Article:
Friday, December 26, 2008

The Lump of Coal

by Lemony Snicket
HarperCollins, 2008

A thinking, talking, moving lump of coal dreams of becoming an artist, or at least proving useful in a barbecue. Rejected first by a snooty art gallery owner, then by the owner of an inauthentic Korean restaurant, the lump of coal despairs of ever finding success. Will his encounter with one of Santa's helpers bring about his very own Christmas miracle? Read the book yourself to discover its satisfying conclusion.

Told in a style similar to Snicket's engaging Series of Unfortunate Events.

Tuesday, December 23, 2008

The Angel of Bastogne

by Gilbert Morris
Broadman & Holman, 2005

Ben Raines is a seasoned hard-nosed reporter who needs a vacation. His plans to spend Christmas, a holiday he spurns, is thwarted when his editor assigns him the task of writing the newspaper's annual front-page Christmas article.

Ben decides to do an anti-It's a Wonderful Life tale by finding the men who served in his father's unit during the Second World War. Willy Raines was wounded while saving the lives of his fellow soldiers and Ben wants to show that their lives were not worth saving, that one person's actions don't make a difference.

Of course, Ben finds something entirely different as he goes on his journey of discovery. And in doing so, he finds new hope, direction, and fulfillment in living.

An emotionally satisfying story in the tradition of It's A Wonderful Life and Skipping Christmas (by Grisham).

Wednesday, December 17, 2008

The Latke Who Couldn't Stop Screaming: a Christmas story

by Lemony Snicket
McSweeney's Books, 2007

A Christmas book by Lemony Snicket, author of the Series of Unfortunate Events?! Yes, indeed. Sort of.

A runaway latke has to explain his role in Hanukah to different Christmas symbols he meets along his way.

Informative and humorous, with simple but clever illustrations.

Friday, December 12, 2008

What Child is This?: A Christmas Story

by Caroline B. Cooney
Delacourte Press, 1997

Liz's family celebrates Christmas in a big way, but Liz still feels she's missing something. Matt and Katie are foster kids shuffled from home to home, never sure where they'll be spending the next holiday. Liz and Matt both envy Tack's family, who run the River Wind Inn and seem to have it all together.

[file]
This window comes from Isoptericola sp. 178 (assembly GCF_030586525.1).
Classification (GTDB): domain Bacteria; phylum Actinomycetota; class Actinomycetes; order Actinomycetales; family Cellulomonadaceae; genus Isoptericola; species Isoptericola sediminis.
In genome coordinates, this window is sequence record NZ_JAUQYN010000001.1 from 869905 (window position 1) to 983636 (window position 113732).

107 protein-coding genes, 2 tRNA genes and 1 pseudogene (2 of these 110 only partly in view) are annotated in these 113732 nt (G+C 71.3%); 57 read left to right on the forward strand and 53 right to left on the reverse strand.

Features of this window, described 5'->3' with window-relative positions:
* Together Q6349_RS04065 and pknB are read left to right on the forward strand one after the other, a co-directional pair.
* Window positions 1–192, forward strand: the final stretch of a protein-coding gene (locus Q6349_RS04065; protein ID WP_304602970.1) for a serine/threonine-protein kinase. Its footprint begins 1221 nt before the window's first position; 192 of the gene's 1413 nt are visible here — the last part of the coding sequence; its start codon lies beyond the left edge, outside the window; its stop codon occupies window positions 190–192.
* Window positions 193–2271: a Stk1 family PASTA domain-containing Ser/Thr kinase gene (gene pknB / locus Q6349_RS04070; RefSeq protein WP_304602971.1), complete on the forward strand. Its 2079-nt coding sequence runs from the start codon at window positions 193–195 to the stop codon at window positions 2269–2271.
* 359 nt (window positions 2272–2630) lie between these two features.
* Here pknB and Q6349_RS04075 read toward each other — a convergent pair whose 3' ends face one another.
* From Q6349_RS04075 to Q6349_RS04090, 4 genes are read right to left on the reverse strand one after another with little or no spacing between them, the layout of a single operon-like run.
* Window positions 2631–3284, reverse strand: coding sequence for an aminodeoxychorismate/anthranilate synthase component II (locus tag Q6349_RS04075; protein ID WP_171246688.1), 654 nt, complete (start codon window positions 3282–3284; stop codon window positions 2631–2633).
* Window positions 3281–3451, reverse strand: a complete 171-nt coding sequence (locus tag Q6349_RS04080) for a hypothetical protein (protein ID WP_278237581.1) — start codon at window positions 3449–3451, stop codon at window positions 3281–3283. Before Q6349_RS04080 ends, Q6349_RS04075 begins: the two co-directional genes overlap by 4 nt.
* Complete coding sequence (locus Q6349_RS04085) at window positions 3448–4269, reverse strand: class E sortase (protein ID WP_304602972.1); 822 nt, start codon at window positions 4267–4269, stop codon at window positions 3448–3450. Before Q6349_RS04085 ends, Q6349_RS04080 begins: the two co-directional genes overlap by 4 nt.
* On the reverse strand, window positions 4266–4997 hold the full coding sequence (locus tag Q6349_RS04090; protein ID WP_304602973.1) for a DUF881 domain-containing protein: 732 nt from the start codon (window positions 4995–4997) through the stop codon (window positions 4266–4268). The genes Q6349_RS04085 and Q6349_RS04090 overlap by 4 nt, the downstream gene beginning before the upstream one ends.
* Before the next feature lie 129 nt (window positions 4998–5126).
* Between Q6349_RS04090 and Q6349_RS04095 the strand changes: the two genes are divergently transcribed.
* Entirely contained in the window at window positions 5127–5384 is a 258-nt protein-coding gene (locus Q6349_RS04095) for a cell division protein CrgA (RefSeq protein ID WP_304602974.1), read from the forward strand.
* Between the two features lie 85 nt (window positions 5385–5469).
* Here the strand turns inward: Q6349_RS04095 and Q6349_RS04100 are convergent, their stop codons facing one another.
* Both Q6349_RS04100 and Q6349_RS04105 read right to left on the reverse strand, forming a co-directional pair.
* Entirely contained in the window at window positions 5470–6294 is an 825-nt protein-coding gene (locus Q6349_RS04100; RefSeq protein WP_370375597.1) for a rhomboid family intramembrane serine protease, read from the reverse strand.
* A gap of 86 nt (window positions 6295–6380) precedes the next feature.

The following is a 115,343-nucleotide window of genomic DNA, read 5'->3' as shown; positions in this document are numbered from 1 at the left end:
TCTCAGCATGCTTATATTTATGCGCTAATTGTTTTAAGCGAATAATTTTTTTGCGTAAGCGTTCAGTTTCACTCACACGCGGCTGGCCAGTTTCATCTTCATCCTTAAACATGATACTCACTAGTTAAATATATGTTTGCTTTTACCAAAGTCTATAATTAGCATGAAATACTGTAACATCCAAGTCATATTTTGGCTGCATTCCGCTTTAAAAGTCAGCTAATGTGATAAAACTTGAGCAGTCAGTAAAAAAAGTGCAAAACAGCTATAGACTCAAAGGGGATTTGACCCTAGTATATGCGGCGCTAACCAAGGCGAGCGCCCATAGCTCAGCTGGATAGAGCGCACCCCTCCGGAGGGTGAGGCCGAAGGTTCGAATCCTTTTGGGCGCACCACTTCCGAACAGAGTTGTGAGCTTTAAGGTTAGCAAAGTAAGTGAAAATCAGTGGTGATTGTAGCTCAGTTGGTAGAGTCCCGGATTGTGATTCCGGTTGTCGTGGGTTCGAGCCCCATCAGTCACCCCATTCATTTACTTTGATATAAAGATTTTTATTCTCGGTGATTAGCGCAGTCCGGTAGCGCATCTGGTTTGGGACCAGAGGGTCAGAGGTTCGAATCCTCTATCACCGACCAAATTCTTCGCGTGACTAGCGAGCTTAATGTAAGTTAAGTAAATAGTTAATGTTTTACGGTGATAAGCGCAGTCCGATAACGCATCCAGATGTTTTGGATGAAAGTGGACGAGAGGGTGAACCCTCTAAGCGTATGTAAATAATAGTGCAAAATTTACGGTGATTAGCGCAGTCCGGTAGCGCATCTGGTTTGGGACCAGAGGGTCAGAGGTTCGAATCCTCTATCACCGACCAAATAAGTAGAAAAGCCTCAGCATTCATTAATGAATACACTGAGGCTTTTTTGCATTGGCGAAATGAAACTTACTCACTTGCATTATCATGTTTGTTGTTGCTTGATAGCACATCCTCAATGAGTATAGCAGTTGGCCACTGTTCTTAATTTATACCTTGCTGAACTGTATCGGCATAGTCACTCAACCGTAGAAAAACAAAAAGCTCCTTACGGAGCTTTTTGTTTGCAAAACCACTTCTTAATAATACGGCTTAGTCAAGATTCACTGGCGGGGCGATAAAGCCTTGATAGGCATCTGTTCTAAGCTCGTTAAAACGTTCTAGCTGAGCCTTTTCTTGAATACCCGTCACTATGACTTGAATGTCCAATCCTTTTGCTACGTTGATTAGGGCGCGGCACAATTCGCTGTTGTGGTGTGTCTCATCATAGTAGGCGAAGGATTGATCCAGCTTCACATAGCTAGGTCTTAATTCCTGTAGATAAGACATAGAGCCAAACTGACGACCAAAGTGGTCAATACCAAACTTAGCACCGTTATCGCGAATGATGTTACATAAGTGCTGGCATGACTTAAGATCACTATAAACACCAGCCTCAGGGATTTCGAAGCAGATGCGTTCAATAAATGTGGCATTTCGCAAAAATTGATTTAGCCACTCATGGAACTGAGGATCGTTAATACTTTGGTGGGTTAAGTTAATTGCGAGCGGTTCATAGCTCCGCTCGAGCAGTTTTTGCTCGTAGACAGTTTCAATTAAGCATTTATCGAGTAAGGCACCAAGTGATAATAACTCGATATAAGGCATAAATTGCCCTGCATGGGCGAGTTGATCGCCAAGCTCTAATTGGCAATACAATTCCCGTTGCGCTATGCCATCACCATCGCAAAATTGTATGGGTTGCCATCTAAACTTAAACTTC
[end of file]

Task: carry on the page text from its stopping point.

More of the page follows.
When Matt and Katie's social worker gives them a chance to make a Christmas wish, Katie wishes for a family. But Pollard won't allow her wish to be printed and hung on a tree. After all, "Christmas is about little things" and no one is going to give her a family for Christmas. Matt knows this is true, but he still thinks Katie's wish deserves to be posted, so he prints it off and hangs it on the wish tree at River Wind Inn.

When Katie's wish is taken from the tree, each learns what Christmas is truly all about.

A satisfying story that will touch your heart (if you have one!).

Thursday, December 11, 2008

A Highland Christmas

A Hamish Macbeth Mystery
by M.C. Beaton
Warner Books, 1999

Christmas in Locdubh, Scotland, promises to be a dismal affair, with the Calvinist element firmly against any secular display. And Constable Hamish Macbeth's hands are full with a frightened old woman whose cat has gone missing, a forlorn little girl in need of friends, and the mysterious theft of some holiday goods. Can he make everything right by Christmas Day?

Beaton is a wonderful author who creates memorable characters, and Macbeth is a hilarious protagonist. If reading this doesn't fill you with Christmas cheer, nothing will!

Wednesday, December 10, 2008

Family Blessings

by Fern Michaels,
Pocket Books, 2005

At this time of year, I do like a good Christmas read. This story starts in late November and carries the reader through the Christmas season.

A freak tornado sweeps through Larkspur, Pennsylvania and lifts Cisco's house from its foundations just before Thanksgiving. As if that's not bad enough, her beloved triplet grandchildren, all newlyweds, seem to be having marital problems. Secrets and lack of communication are at the heart of it all. Will the couples get their priorities straight and their marriages back on track, or are three divorces in the offing?

This ought to lighten your Christmas stress. But someone should have told the author not to create characters whose names start with similar sounds - I mean Cisco, Sam, Sonia, Sara, Zach, and (Father) Stanley? A bit much, don't you think?!

You might want to try Michaels' No Place Like Home first. It is her previous Christmas novel, in which these characters are introduced.

Wednesday, December 3, 2008

Librarian's Night Before Christmas

a picture book
by David Davis
Illustrated by Jim Harris,
Pelican Publishing, 2006

Love the premise, but very hit and miss in terms of how well the concepts are presented in rhyme.
  • example of a hit: "He was bearded and gabbed like a good storyteller/ And he grinned like a writer with a New York bestseller."
  • example of a miss: "Santa charged through the door, and his black knee boots shone/ He bowed as he asked, "Need interlibrary loans?"

Borrow it from the library (like I did) if you want to, but don't bother making it a purchase. Not even for your favourite librarian or library worker. (I'm a librarian, but could care less if this made it onto my personal bookshelf.)